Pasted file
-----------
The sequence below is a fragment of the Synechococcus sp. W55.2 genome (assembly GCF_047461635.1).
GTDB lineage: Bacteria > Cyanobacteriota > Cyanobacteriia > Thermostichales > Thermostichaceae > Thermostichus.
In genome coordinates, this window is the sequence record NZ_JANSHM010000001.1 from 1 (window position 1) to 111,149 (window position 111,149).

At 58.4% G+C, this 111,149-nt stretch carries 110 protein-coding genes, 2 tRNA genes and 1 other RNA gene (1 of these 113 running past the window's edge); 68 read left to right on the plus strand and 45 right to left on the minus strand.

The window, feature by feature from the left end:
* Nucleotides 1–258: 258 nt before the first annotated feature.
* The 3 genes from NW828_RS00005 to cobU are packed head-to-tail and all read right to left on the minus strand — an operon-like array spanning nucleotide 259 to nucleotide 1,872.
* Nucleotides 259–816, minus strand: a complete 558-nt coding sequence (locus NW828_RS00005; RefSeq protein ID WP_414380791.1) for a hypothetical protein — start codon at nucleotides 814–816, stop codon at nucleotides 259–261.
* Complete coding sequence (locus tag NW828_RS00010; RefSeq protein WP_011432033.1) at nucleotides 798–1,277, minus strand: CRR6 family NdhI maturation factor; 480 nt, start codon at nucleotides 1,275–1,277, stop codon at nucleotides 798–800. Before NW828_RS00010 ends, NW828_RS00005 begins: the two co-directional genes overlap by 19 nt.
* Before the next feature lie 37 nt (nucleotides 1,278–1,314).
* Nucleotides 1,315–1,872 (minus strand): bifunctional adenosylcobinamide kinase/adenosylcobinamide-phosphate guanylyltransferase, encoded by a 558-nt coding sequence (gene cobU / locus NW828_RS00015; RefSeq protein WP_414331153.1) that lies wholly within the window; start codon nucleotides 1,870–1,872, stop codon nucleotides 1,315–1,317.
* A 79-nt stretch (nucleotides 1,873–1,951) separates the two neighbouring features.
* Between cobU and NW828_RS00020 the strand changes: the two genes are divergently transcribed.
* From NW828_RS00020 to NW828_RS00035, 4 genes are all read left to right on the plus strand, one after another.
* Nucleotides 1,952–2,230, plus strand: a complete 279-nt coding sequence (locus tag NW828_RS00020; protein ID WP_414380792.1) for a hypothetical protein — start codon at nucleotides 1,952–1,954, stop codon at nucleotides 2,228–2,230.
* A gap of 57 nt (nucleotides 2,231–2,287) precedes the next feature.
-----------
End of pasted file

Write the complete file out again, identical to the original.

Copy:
The sequence below is a fragment of the Synechococcus sp. W55.2 genome (assembly GCF_047461635.1).
GTDB lineage: Bacteria > Cyanobacteriota > Cyanobacteriia > Thermostichales > Thermostichaceae > Thermostichus.
In genome coordinates, this window is the sequence record NZ_JANSHM010000001.1 from 1 (window position 1) to 111,149 (window position 111,149).

At 58.4% G+C, this 111,149-nt stretch carries 110 protein-coding genes, 2 tRNA genes and 1 other RNA gene (1 of these 113 running past the window's edge); 68 read left to right on the plus strand and 45 right to left on the minus strand.

The window, feature by feature from the left end:
* Nucleotides 1–258: 258 nt before the first annotated feature.
* The 3 genes from NW828_RS00005 to cobU are packed head-to-tail and all read right to left on the minus strand — an operon-like array spanning nucleotide 259 to nucleotide 1,872.
* Nucleotides 259–816, minus strand: a complete 558-nt coding sequence (locus NW828_RS00005; RefSeq protein ID WP_414380791.1) for a hypothetical protein — start codon at nucleotides 814–816, stop codon at nucleotides 259–261.
* Complete coding sequence (locus tag NW828_RS00010; RefSeq protein WP_011432033.1) at nucleotides 798–1,277, minus strand: CRR6 family NdhI maturation factor; 480 nt, start codon at nucleotides 1,275–1,277, stop codon at nucleotides 798–800. Before NW828_RS00010 ends, NW828_RS00005 begins: the two co-directional genes overlap by 19 nt.
* Before the next feature lie 37 nt (nucleotides 1,278–1,314).
* Nucleotides 1,315–1,872 (minus strand): bifunctional adenosylcobinamide kinase/adenosylcobinamide-phosphate guanylyltransferase, encoded by a 558-nt coding sequence (gene cobU / locus NW828_RS00015; RefSeq protein WP_414331153.1) that lies wholly within the window; start codon nucleotides 1,870–1,872, stop codon nucleotides 1,315–1,317.
* A 79-nt stretch (nucleotides 1,873–1,951) separates the two neighbouring features.
* Between cobU and NW828_RS00020 the strand changes: the two genes are divergently transcribed.
* From NW828_RS00020 to NW828_RS00035, 4 genes are all read left to right on the plus strand, one after another.
* Nucleotides 1,952–2,230, plus strand: a complete 279-nt coding sequence (locus tag NW828_RS00020; protein ID WP_414380792.1) for a hypothetical protein — start codon at nucleotides 1,952–1,954, stop codon at nucleotides 2,228–2,230.
* A gap of 57 nt (nucleotides 2,231–2,287) precedes the next feature.